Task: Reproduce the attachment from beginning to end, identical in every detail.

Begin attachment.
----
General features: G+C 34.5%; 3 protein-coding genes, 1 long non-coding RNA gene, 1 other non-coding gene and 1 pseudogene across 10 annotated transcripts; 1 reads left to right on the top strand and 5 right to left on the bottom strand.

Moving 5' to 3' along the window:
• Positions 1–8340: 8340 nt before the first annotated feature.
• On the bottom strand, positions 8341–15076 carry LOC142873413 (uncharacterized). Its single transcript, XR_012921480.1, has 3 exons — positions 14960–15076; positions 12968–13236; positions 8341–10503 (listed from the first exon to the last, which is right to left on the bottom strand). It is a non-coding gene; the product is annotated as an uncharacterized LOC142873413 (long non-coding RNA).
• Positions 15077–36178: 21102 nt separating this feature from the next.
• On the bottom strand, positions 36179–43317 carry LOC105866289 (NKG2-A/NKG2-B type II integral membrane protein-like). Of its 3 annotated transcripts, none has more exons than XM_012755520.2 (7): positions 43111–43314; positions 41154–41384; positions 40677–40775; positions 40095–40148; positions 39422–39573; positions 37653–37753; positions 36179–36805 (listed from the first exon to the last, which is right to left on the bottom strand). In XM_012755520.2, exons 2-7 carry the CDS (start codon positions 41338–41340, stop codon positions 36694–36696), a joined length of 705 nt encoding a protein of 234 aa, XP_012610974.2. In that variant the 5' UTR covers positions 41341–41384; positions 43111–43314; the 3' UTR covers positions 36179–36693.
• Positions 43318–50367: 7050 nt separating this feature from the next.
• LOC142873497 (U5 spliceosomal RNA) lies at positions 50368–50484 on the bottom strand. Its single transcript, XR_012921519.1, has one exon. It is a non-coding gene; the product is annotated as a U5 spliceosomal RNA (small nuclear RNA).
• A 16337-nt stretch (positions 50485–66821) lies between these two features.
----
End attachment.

General features: G+C 34.5%; 3 protein-coding genes, 1 long non-coding RNA gene, 1 other non-coding gene and 1 pseudogene across 10 annotated transcripts; 1 reads left to right on the top strand and 5 right to left on the bottom strand.

Moving 5' to 3' along the window:
• Positions 1–8340: 8340 nt before the first annotated feature.
• On the bottom strand, positions 8341–15076 carry LOC142873413 (uncharacterized). Its single transcript, XR_012921480.1, has 3 exons — positions 14960–15076; positions 12968–13236; positions 8341–10503 (listed from the first exon to the last, which is right to left on the bottom strand). It is a non-coding gene; the product is annotated as an uncharacterized LOC142873413 (long non-coding RNA).
• Positions 15077–36178: 21102 nt separating this feature from the next.
• On the bottom strand, positions 36179–43317 carry LOC105866289 (NKG2-A/NKG2-B type II integral membrane protein-like). Of its 3 annotated transcripts, none has more exons than XM_012755520.2 (7): positions 43111–43314; positions 41154–41384; positions 40677–40775; positions 40095–40148; positions 39422–39573; positions 37653–37753; positions 36179–36805 (listed from the first exon to the last, which is right to left on the bottom strand). In XM_012755520.2, exons 2-7 carry the CDS (start codon positions 41338–41340, stop codon positions 36694–36696), a joined length of 705 nt encoding a protein of 234 aa, XP_012610974.2. In that variant the 5' UTR covers positions 41341–41384; positions 43111–43314; the 3' UTR covers positions 36179–36693.
• Positions 43318–50367: 7050 nt separating this feature from the next.
• LOC142873497 (U5 spliceosomal RNA) lies at positions 50368–50484 on the bottom strand. Its single transcript, XR_012921519.1, has one exon. It is a non-coding gene; the product is annotated as a U5 spliceosomal RNA (small nuclear RNA).
• A 16337-nt stretch (positions 50485–66821) lies between these two features.